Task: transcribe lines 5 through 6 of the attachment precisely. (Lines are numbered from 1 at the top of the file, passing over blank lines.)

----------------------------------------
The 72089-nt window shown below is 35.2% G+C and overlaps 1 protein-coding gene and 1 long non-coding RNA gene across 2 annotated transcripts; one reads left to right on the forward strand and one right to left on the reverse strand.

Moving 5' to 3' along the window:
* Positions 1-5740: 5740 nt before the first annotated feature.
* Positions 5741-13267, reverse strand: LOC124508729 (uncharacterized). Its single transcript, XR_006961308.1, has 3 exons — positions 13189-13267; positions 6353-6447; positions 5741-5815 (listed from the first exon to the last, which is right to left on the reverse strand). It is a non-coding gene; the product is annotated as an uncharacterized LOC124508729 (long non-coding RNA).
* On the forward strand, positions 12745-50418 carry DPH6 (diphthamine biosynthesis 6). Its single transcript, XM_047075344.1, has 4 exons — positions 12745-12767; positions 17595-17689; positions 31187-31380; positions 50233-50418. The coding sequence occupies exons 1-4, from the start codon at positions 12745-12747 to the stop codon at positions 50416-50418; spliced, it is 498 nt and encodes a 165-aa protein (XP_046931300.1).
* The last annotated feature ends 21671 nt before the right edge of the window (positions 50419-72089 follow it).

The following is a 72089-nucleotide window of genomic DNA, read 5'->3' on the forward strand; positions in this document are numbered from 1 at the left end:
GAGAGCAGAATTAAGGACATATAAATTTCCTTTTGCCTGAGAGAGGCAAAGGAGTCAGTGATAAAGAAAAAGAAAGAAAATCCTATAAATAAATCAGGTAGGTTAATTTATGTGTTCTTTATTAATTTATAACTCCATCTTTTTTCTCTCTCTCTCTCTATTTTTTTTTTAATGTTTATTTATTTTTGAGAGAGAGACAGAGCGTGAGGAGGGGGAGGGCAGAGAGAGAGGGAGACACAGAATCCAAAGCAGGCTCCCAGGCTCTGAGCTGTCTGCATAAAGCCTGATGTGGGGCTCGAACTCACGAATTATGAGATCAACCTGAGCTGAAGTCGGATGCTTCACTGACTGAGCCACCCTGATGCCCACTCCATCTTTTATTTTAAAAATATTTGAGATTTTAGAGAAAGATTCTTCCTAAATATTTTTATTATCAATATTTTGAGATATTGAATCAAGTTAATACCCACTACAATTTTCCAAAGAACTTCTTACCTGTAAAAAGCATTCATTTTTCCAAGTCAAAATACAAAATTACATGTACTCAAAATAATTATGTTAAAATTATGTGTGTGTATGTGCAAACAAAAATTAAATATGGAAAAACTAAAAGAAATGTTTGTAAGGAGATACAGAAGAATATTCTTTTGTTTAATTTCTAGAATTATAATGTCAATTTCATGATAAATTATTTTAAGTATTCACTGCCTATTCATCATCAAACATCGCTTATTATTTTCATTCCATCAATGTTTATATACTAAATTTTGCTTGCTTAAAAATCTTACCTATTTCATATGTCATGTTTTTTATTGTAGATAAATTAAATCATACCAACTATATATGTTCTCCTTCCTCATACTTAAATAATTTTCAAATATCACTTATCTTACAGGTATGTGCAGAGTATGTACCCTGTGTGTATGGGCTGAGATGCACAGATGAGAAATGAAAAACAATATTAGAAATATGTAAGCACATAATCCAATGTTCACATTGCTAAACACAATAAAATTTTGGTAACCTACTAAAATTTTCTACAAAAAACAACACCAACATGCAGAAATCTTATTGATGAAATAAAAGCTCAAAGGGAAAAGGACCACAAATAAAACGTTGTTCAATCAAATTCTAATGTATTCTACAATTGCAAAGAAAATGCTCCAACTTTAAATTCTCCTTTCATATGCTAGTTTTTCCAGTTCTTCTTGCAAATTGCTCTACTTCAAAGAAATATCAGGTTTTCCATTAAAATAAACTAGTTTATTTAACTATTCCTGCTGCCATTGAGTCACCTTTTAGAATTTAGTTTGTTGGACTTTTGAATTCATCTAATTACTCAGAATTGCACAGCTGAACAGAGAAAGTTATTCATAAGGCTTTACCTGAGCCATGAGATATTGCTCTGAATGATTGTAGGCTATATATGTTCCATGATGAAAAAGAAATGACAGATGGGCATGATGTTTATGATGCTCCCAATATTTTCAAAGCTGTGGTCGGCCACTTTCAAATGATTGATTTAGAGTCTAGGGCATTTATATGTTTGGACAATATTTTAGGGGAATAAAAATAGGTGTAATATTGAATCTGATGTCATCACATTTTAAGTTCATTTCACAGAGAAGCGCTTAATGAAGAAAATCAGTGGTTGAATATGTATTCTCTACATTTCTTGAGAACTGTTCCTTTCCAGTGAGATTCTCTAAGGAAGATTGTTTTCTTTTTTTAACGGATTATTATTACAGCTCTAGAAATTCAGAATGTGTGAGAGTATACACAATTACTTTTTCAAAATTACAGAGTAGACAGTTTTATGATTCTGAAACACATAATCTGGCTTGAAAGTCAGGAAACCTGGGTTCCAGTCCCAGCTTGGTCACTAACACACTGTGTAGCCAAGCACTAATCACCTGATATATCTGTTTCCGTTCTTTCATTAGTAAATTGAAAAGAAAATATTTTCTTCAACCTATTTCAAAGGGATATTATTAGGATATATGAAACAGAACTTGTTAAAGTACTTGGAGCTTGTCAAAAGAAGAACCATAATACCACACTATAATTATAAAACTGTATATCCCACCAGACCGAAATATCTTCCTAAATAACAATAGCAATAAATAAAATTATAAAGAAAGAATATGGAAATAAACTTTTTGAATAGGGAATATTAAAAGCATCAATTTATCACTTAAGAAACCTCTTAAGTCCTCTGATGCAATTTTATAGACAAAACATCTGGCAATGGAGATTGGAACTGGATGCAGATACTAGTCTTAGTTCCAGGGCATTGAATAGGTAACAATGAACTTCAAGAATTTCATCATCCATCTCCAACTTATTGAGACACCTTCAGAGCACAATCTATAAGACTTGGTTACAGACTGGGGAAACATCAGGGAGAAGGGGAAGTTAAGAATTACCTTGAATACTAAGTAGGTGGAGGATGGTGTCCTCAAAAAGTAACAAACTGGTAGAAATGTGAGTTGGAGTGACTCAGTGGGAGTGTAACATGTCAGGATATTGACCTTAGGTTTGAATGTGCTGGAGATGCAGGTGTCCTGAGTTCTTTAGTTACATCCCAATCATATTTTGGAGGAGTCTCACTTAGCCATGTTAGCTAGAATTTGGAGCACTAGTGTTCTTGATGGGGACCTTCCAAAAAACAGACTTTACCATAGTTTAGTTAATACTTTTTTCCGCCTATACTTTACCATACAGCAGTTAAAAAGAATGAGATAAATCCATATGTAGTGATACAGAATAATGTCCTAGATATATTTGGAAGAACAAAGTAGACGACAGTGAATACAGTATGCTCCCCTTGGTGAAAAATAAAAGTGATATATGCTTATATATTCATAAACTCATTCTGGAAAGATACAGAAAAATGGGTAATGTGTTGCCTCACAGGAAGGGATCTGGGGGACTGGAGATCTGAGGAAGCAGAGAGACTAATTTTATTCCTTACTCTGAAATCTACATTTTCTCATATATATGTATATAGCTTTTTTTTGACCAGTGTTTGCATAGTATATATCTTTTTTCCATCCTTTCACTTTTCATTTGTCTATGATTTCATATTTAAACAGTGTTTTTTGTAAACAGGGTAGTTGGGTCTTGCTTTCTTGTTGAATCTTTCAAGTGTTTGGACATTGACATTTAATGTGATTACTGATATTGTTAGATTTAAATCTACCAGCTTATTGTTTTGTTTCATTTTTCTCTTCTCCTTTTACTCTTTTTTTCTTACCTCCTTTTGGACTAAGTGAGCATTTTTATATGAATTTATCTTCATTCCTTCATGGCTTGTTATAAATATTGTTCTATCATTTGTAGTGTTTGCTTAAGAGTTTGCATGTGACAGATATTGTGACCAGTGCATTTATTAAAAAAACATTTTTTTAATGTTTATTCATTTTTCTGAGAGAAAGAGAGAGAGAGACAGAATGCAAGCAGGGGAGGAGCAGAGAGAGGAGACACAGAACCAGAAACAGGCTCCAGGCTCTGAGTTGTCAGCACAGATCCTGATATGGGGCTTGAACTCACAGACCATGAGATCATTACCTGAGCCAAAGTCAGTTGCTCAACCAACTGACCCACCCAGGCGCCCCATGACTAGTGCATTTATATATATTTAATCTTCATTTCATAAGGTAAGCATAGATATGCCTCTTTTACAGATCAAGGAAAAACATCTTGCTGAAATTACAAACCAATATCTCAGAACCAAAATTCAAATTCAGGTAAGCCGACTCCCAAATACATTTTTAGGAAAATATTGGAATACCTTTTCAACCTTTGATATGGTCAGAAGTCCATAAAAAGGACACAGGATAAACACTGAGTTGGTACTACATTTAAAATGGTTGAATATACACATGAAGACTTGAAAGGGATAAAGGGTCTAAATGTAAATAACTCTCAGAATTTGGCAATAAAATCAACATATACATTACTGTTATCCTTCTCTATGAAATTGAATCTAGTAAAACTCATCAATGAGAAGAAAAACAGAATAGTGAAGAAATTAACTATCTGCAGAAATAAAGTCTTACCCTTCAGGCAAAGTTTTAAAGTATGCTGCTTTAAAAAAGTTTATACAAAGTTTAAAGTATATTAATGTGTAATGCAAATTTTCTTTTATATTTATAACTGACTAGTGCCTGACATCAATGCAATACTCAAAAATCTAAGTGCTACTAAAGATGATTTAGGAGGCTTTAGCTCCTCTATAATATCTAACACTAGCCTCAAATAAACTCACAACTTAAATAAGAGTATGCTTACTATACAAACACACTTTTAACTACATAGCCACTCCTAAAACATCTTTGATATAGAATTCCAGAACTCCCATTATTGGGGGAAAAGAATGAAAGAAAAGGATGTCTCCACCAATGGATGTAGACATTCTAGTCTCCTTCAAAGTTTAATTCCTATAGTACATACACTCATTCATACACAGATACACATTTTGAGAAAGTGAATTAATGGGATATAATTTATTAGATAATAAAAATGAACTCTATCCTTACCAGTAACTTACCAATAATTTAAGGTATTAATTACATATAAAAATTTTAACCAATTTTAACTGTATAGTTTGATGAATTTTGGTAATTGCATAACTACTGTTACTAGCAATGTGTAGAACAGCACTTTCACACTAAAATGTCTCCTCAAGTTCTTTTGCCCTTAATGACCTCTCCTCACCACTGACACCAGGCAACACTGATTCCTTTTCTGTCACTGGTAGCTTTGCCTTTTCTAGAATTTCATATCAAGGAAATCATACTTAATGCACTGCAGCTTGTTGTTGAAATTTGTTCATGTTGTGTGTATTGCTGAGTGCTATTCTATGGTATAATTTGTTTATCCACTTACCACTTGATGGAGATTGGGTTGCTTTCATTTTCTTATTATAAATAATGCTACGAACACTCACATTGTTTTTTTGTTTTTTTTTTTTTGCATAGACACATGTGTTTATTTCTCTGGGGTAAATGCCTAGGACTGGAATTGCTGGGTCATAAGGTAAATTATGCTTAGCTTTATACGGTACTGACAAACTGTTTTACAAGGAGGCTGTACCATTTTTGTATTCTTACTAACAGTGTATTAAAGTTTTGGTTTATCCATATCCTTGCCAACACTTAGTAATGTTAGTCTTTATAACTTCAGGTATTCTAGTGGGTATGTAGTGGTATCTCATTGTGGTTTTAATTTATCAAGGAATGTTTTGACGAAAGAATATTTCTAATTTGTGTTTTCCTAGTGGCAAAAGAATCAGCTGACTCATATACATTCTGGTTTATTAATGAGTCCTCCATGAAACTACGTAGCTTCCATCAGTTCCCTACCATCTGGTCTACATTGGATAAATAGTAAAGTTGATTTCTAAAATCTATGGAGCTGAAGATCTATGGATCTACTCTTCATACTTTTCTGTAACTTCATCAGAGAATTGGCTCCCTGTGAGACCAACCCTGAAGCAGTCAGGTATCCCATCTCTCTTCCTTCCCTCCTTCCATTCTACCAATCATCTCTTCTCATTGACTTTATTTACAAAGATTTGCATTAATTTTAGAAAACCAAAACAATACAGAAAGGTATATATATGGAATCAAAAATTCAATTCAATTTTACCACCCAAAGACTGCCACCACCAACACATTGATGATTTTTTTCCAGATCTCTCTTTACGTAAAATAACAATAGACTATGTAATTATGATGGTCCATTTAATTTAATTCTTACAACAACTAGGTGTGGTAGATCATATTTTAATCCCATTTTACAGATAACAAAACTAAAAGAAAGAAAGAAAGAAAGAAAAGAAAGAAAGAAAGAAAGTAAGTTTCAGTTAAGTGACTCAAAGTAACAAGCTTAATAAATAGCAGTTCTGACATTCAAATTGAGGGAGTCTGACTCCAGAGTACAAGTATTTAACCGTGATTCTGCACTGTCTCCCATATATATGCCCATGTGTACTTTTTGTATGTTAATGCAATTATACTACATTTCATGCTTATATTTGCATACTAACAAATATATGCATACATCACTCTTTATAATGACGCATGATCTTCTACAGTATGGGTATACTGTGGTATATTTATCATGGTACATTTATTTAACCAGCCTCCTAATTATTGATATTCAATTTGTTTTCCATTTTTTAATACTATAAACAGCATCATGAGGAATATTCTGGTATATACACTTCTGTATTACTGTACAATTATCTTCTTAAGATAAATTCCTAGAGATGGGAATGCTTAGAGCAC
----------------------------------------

* On the forward strand, positions 12745-50418 carry DPH6 (diphthamine biosynthesis 6). Its single transcript, XM_047075344.1, has 4 exons — positions 12745-12767; positions 17595-17689; positions 31187-31380; positions 50233-50418. The coding sequence occupies exons 1-4, from the start codon at positions 12745-12747 to the stop codon at positions 50416-50418; spliced, it is 498 nt and encodes a 165-aa protein (XP_046931300.1).
* The last annotated feature ends 21671 nt before the right edge of the window (positions 50419-72089 follow it).